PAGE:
18. Distribution of monocarboxylate transporters in the peripheral nervous system suggests putative roles in lactate shuttling and myelination.

    Science.gov (United States)

    Domènech-Estévez, Enric; Baloui, Hasna; Repond, Cendrine; Rosafio, Katia; Médard, Jean-Jacques; Tricaud, Nicolas; Pellerin, Luc; Chrast, Roman

    2015-03-11

    Lactate, a product of glycolysis, has been shown to play a key role in the metabolic support of neurons/axons in the CNS by both astrocytes and oligodendrocytes through monocarboxylate transporters (MCTs). Despite such importance in the CNS, little is known about MCT expression and lactate function in the PNS. Here we show that mouse MCT1, MCT2, and MCT4 are expressed in the PNS. While DRG neurons express MCT1, myelinating Schwann cells (SCs) coexpress MCT1 and MCT4 in a domain-specific fashion, mainly in regions of noncompact myelin. Interestingly, SC-specific downregulation of MCT1 expression in rat neuron/SC cocultures led to increased myelination, while its downregulation in neurons resulted in a decreased amount of neurofilament. Finally, pure rat SCs grown in the presence of lactate exhibited an increase in the level of expression of the main myelin regulator gene Krox20/Egr2 and the myelin gene P0. These data indicate that lactate homeostasis participates in the regulation of the SC myelination program and reveal that similar to CNS, PNS axon-glial metabolic interactions are most likely mediated by MCTs. PMID:25762662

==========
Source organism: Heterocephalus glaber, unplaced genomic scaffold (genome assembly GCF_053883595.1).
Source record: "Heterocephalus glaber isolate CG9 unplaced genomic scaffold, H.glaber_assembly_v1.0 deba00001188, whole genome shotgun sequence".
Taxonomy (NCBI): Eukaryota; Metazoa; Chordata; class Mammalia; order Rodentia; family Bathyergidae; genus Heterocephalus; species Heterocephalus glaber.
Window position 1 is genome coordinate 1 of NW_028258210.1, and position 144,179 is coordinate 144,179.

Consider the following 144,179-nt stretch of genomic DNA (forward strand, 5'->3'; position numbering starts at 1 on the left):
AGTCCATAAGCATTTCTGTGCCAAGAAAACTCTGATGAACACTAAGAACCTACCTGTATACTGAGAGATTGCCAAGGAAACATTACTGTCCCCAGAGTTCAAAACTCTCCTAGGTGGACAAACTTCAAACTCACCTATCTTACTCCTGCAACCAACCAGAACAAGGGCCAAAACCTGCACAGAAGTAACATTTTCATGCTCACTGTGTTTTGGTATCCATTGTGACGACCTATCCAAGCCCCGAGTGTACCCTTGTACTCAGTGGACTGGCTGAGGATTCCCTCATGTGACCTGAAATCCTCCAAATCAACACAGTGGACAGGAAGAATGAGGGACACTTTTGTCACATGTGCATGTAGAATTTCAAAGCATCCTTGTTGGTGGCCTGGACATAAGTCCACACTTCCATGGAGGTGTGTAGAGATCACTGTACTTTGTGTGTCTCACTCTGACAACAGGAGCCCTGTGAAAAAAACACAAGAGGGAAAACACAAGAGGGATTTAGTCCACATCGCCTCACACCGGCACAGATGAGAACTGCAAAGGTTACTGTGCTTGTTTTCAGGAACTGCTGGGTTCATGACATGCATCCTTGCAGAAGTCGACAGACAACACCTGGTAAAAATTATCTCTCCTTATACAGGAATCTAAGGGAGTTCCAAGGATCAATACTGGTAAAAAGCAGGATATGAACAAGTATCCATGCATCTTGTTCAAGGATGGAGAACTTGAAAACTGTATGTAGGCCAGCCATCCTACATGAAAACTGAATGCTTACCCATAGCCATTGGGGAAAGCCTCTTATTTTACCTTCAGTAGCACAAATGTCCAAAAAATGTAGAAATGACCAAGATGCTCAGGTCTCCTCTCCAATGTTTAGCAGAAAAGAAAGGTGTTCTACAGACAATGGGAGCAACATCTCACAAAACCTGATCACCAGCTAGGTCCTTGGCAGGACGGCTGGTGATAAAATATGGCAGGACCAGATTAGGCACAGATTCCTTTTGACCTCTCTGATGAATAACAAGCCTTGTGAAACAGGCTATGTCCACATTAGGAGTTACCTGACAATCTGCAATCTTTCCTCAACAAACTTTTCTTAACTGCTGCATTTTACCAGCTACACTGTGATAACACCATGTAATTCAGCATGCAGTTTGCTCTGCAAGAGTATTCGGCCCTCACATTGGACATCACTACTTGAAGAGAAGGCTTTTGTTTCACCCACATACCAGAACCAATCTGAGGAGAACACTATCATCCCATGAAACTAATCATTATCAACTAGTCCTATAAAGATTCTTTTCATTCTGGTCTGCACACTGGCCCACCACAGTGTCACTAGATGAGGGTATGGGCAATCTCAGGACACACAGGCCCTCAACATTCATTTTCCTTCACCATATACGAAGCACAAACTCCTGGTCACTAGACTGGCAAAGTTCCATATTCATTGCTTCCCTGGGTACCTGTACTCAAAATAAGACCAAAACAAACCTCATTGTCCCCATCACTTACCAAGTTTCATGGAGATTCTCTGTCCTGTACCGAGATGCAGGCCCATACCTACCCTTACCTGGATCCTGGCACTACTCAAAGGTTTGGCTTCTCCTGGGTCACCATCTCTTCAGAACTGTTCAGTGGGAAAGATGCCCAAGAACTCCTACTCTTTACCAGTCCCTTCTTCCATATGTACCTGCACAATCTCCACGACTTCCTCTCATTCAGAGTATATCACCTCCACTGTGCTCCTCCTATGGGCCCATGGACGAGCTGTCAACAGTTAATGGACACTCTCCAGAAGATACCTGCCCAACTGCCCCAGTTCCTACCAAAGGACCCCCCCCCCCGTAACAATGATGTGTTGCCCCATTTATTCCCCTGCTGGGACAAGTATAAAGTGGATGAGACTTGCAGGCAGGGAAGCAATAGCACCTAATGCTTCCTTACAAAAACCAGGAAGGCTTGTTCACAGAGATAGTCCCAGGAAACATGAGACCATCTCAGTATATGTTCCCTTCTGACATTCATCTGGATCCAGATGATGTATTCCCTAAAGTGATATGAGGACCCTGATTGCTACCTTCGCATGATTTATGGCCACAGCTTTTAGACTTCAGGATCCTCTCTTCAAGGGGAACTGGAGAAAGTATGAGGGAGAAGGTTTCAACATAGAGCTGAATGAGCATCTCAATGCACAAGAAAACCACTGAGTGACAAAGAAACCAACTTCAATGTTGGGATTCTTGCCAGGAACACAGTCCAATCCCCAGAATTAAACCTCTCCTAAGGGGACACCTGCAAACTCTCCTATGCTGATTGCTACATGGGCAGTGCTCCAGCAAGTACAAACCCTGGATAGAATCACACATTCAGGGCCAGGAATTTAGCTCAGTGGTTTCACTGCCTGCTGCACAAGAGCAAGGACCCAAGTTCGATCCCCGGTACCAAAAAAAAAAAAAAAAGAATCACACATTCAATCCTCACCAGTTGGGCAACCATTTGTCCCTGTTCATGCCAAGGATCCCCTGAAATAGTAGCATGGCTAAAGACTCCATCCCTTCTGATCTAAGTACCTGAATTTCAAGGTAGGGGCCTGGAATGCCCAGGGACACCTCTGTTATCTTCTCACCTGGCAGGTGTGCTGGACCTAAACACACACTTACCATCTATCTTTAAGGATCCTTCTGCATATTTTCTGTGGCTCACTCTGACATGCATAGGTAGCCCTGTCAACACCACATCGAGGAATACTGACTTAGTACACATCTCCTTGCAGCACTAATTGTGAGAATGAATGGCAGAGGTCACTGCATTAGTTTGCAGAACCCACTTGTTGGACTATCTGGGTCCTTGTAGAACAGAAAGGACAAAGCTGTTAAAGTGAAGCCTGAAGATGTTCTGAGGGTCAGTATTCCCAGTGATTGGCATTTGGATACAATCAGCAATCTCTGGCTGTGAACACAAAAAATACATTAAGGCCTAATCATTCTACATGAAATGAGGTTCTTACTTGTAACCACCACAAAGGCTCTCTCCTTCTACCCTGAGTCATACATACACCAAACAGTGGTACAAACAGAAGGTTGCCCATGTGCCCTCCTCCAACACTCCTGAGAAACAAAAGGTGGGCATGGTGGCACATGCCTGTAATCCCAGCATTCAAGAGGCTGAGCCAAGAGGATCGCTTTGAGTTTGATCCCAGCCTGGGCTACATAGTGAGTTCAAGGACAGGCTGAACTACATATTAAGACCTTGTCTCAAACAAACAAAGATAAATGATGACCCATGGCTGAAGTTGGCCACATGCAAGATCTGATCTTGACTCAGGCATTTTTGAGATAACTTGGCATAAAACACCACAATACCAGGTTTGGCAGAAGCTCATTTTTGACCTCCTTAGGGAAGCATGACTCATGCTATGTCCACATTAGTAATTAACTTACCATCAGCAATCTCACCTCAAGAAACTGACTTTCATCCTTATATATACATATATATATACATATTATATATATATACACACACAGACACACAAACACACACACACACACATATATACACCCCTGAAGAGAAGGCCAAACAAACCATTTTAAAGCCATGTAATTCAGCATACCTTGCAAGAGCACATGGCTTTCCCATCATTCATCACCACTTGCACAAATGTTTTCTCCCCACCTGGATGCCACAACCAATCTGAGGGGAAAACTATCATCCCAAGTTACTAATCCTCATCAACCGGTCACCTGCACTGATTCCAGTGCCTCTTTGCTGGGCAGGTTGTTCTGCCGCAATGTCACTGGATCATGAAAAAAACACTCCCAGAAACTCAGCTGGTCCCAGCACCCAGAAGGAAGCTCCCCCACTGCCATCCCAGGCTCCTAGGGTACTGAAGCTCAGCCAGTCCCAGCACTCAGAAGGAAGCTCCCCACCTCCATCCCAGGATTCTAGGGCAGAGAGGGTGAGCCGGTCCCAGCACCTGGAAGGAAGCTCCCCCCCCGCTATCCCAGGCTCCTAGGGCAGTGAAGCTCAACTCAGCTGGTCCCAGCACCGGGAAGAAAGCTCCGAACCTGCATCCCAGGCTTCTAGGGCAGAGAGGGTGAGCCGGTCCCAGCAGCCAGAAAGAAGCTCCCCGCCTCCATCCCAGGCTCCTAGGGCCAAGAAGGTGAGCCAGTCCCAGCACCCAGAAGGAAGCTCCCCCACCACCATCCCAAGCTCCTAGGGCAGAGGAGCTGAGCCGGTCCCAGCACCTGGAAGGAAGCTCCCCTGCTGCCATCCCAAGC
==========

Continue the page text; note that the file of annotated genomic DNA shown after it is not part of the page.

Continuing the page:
19. Isoelectric focusing of membrane proteins: high resolution separation of myelin proteins.

    Science.gov (United States)

    Persson, H; Corneliuson, O

    1989-11-01

    A mixture of the nonionic detergent Triton X-100, the zwitterionic detergent 3-[(cholamidopropyl)dimethylammonio]-1-propanesulphonate (CHAPS), 9M urea and carrier ampholytes was found comparable to media containing sodium dodecyl sulfate in the capacity for solubilization of myelin proteins, including the highly hydrophobic proteolipid protein. The solubilized sample was incorporated into the polymerization mixture before moulding an ultrathin gel, with heat convection characteristics allowing a high wattage to be applied, thus allowing fast separation with high resolving power. Since the most basic protein in myelin focuses at a pH greater than 10, fast separation is essential in order to minimize decay of the cathodic end of the pH gradient. PMID:2515057

  20. Effect of long-term aluminum feeding on lipid/phospholipid profiles of rat brain myelin

    Directory of Open Access Journals (Sweden)

    Dave Kunjan R

    2004-06-01